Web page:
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Although Goldman Sachs Group Inc. is the first financial firm in the sights of the Securities & Exchange Commission, it might not be the last.

Barron's Stocks To Watch Today noted that the commission declined to say if other banks could be targeted with similar charges - which essentially stem from Goldman's decision, before the start of the financial crisis, to market subprime-related securities without disclosing a bet against those same securities by a hedge fund, which helped create them in the first place.

Goldman shares fell $25.54 (U.S.), or 13.9 per cent, to $158.73 soon after the charges were announced by the SEC on Friday morning. Other financial stocks also fell steeply.

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Deutsche Bank AG shares, trading as American Depositary Receipts in New York, fell 7.1 per cent. Bank of America Corp., so soon after reporting first quarter earnings that beat analysts' expectations, fell 5.5 per cent. Citigroup Inc. fell 6 per cent and JPMorgan Chase & Co.

Canadian bank stocks haven't been caught in the selloff, although they were generally weaker at the start of the trading day. Royal Bank of Canada fell 0.4 per cent and Toronto-Dominion Bank fell 0.5 per cent.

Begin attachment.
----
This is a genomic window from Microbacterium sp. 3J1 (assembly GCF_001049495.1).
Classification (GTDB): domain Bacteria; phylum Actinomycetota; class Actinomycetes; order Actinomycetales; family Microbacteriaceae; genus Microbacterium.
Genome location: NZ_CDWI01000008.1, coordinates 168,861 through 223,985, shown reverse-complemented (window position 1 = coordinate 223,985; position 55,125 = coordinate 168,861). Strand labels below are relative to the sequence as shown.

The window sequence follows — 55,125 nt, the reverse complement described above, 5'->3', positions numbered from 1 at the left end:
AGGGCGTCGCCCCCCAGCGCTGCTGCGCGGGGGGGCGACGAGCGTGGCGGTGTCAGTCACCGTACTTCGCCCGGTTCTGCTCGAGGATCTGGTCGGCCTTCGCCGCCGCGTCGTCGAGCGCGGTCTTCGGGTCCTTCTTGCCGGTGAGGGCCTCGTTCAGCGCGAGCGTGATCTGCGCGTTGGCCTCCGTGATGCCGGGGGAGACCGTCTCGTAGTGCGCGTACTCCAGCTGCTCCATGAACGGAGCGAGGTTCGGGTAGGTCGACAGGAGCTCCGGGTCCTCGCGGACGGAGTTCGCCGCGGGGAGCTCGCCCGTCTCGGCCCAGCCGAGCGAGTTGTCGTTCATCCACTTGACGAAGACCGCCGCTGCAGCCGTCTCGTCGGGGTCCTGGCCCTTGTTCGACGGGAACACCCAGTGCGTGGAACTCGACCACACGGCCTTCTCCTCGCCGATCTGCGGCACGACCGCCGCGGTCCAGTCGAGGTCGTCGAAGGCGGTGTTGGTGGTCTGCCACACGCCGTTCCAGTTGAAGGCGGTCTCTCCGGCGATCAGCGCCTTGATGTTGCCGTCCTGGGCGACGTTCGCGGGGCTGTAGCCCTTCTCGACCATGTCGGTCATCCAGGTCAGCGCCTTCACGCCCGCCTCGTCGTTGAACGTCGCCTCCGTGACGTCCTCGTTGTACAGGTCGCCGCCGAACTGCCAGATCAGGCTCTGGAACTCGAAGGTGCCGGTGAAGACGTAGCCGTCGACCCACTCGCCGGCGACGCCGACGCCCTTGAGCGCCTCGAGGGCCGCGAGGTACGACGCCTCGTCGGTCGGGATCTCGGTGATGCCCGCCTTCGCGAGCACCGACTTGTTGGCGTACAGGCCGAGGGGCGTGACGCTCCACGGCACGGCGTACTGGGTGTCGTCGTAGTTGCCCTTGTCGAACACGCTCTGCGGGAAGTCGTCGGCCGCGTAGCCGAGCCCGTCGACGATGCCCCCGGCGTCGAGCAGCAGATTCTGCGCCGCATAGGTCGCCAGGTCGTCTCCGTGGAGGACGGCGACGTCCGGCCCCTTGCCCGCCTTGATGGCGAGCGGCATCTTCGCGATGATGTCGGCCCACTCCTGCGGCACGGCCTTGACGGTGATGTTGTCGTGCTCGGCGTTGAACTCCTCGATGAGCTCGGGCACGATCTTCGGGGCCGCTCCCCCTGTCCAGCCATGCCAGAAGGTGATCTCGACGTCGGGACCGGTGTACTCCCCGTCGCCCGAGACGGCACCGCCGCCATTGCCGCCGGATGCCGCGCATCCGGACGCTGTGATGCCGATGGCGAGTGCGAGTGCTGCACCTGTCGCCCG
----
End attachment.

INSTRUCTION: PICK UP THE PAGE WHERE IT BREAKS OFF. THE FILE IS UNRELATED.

Meanwhile, the SEC's charge against Goldman Sachs isn't the only event unsettling investors on Friday. The commission also announced that it is investigating comments made General Electric Co.'s chief executive at the peak of the financial crisis, telling the Treasury Secretary that it was struggling to sell debt but tell investors that the company's debt programs were fine.

According to Bloomberg News: "The U.S. Securities and Exchange Commission is reviewing General Electric Co.'s 2008 disclosures after ex-Treasury Secretary Henry Paulson said the firm told him at the peak of the financial crisis it struggled to sell debt.

"'The SEC has requested information about our September 2008 statements,'" GE spokeswoman Anne Eisele said [Thursday] responding in an e-mail to questions from Bloomberg News. 'We are fully cooperating with them and are entirely confident our disclosures were accurate.'"

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About the Author
Investing Reporter

David Berman has been writing about business and investing since 1995. He has written for a number of magazines, including Canadian Business and MoneySense. He worked at the Financial Post as an investing writer and daily columnist before moving to the Globe and Mail in 2008. More

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